07.10.2016 change 07.10.2016

See-through body: scientists discovered a way to make mice transparent

We now know how to make a prepared mouse body transparent. In addition - using genetic techniques - scientists can force selected cells to emit light. And then, nothing will escape the scientist\'s attention. Polish scientist was involved in the development of this innovative method.

Blood, water, lipids and pigments contained in the tissue make the body not translucent. It turns out that if these items are removed - tissue may become transparent as a crystal.

Scientists from Munich led by Ali Ertürk, together with Polish student Paweł Matryba have developed a method called uDISCO (ultimate 3-dimensional imaging of solvent-cleared organs http://nature.com/articles/doi:10.1038/nmeth.3964). The technique allows to prepare the body of a mouse or a rat in a way that becomes translucent to the point that if a squared paper is placed under the rodent\'s body, squares are visible through its organs. Bones, muscles, intestines, nervous system all become transparent.

Paweł Matryba studies medicine at the Medical University of Warsaw and biotechnology at the University of Warsaw. He participated in the research project in Munich as part of the within the Amgen Scholars Program scholarship. Young researcher revealed in an interview with PAP that now in Prof. Leszek Kaczmarek\'s group at the Nencki Institute he works on even more effective methods for making a body transparent.


Research into transparent mice would remain a mere curiosity - admittedly, the sight of the transparent body of a rodent is impressive. However, scientists have a brilliant idea how to use this transparency in practice.

The key are genetic modifications. Due to them, selected rodent cells - for example the cells of the nervous system - produce fluorescent proteins. If the tissue is illuminated with the right light in the laboratory, specific cells begin to glow, allowing to locate them.

Until now, such studies using fluorescence had fairly limited applications - opaque cells obscured the light. In histology, it was necessary to painstakingly cut tissue into thin slices and perform glowing experiments on those, layer by layer. Then, three-dimensional structures still had to be recreated in a computer.

Meanwhile, in a transparent body, no glowing cells can hide. Tissues do not have to be cut, and then stuck together again, because if they glow, they all become clearly visible. During imaging of transparent organisms prepared with uDISCO technique, all the connections between cells and the architecture of organs are clearly visible. In addition, this method does not destroy cell structures or proteins present in the body. This is sensational news for many scholars, for example those dealing with the nervous system.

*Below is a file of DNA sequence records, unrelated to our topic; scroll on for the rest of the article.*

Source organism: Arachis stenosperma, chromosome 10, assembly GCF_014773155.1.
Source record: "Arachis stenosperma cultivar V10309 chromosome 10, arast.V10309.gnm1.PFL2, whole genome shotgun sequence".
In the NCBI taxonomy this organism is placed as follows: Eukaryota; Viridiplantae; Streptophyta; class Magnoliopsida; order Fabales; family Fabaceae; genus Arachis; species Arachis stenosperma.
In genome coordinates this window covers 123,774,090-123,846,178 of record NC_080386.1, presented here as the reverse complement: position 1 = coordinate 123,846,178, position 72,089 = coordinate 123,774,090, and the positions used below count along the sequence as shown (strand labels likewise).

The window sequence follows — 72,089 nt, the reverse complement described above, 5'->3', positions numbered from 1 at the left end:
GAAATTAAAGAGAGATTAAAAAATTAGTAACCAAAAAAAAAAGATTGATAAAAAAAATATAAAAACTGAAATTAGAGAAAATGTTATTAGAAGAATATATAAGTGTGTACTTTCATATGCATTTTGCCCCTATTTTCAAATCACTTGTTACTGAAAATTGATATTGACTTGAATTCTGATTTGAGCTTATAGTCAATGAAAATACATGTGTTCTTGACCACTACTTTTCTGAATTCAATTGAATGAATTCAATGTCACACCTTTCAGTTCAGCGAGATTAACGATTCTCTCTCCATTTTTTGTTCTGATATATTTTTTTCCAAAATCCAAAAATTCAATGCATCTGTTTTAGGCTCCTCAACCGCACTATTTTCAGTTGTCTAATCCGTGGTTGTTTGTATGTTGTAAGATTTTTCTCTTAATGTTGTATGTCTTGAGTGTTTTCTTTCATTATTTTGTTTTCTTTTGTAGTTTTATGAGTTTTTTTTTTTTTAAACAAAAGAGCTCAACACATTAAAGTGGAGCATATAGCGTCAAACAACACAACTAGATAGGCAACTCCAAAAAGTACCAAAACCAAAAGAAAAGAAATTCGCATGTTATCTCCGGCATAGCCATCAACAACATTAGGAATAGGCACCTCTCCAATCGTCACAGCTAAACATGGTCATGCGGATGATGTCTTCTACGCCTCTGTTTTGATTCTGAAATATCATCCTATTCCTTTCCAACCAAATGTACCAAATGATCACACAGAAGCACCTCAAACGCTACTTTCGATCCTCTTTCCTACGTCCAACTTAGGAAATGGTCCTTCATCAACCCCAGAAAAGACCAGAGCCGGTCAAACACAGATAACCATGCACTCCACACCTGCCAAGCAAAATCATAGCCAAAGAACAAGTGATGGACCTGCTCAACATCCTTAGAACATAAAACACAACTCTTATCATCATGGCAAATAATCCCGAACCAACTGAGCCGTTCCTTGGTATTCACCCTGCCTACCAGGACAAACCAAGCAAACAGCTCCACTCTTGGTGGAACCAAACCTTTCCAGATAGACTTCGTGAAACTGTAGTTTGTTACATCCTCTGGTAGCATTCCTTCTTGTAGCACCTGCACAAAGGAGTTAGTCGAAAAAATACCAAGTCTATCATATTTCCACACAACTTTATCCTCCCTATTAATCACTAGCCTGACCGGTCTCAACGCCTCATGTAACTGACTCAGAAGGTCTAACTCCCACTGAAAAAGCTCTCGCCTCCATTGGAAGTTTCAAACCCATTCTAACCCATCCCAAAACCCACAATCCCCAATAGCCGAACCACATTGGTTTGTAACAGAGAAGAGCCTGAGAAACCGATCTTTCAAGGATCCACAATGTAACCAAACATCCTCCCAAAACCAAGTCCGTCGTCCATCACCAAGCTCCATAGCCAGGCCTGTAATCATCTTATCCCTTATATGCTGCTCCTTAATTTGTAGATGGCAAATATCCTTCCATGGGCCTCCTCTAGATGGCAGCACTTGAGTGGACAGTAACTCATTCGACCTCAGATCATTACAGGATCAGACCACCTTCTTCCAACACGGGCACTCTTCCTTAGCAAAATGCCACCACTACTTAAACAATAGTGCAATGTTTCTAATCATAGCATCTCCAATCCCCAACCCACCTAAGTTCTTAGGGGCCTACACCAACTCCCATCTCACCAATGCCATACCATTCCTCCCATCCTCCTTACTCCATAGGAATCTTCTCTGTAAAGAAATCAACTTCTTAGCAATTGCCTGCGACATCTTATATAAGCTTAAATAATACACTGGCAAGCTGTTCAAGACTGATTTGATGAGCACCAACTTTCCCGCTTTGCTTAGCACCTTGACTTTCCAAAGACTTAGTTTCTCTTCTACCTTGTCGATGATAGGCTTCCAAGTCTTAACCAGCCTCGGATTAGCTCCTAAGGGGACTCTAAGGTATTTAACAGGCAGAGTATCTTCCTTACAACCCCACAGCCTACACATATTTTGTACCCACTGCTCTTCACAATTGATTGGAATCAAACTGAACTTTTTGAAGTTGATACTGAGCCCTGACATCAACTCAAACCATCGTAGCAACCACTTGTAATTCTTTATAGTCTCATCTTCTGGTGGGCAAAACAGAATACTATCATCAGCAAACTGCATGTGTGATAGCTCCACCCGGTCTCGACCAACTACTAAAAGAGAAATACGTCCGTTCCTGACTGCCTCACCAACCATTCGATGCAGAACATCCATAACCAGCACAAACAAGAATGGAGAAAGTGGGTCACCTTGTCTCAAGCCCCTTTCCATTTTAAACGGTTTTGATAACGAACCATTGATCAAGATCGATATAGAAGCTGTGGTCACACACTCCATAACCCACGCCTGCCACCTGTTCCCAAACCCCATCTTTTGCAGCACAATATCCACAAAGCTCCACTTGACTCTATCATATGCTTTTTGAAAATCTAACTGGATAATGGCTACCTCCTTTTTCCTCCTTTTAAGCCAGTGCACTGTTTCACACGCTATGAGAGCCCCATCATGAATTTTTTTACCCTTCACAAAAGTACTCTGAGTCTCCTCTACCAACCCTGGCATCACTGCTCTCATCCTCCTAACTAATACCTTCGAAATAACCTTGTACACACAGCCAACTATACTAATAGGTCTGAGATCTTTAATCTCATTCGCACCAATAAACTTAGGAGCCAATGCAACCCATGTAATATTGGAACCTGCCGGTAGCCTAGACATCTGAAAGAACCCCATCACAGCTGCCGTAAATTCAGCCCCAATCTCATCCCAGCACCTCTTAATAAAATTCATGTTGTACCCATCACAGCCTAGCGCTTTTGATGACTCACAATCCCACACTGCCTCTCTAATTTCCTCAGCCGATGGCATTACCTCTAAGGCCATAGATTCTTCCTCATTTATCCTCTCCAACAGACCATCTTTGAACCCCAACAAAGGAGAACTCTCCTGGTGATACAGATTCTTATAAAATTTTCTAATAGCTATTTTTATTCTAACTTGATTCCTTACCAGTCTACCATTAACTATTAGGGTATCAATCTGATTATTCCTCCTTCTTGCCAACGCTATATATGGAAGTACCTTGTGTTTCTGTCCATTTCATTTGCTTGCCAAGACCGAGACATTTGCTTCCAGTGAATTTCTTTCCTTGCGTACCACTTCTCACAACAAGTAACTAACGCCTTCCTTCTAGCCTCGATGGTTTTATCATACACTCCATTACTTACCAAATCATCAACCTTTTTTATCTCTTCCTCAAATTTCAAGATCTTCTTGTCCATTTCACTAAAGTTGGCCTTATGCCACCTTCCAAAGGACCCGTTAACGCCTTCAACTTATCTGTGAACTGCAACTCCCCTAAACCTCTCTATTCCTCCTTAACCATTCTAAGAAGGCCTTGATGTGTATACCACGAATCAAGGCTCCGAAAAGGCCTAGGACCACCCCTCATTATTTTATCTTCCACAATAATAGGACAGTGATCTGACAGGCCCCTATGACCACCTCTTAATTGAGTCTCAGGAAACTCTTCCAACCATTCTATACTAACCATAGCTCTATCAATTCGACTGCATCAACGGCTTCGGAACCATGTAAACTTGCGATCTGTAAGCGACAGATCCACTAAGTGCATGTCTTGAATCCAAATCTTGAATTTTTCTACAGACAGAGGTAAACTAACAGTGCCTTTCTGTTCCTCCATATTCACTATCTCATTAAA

Video presenting the nervous system of a mouse imaged using the uDISCO method.

"In Germany, we were able to, among other thins, image the central nervous system of mouse with a resolution allowing to see single cells over a length of 7 cm - from the top of the head to the same toe" - said Matryba. He mentioned that the technique opens the door to entirely new discoveries - the study of neurodegenerative diseases such as Alzheimer\'s disease or amyotrophic lateral sclerosis, and imaging the effects of anticancer drugs on specific organs - these are just a few of the extremely extensive list of the possibilities uDISCO offers.


Matryba told PAP that in the German method uDISCO, body of a mouse is fixed first - to prevent cells from undergoing degradation processes. Then, a mixture of chemicals that remove blood, water and lipids is introduced into the blood. However, once these elements are removed from the body, the body inevitably shrinks. In the case of uDISCO, the volume is reduced by as much as 65 percent. Fortunately, all tissues shrink evenly, without changing proportions. "This contraction of the tissue can be very handy for scientists - smaller body is easier to scan under a microscope" - explained Paweł Matryba.

The biologist noted out that the entire process of preparation of the body in the uDISCO method takes only four days. Meanwhile, histological studies, in which subsequent tissue sections were prepared, could take months. Scientists using uDISCO will be able to study certain processes much more quickly.

The student said that there were ways to make tissues transparent even before the uDISCO method. One of the previously used methods was 3DISCO. It had, however, some drawbacks - it was impossible to image the entire body at once - glowing proteins were destroyed too quickly. "Scientists only had a few days to study glowing tissue only. With the uDISCO method, they gain a few months, and they can examine the whole body" - he explained.


The student admitted that the uDISCO method developed in Germany also has limitations - it is not possible to flush the blood thoroughly from all organs, which is why not every rodent tissue becomes equally transparent. There are problems, for example, with obtaining crystal clear heart or liver. The skin can not be made transparent yet either, so it must be removed during preparation. In addition, preparation must be performed under a fume hood - the substances used in the process are toxic.

That is why Paweł Matryba is already working on a more efficient method of making mice transparent. For now, the results of the work of his team are in the process of publication, so the researcher does not want to talk about details. He revealed, however, that the mouse body prepared using his technique is even more transparent, and the chemicals used in the new method less harmful, so the work does not have to be conducted under a fume hood, or using special equipment.

PAP - Science and Scholarship in Poland, Ludwika Tomala

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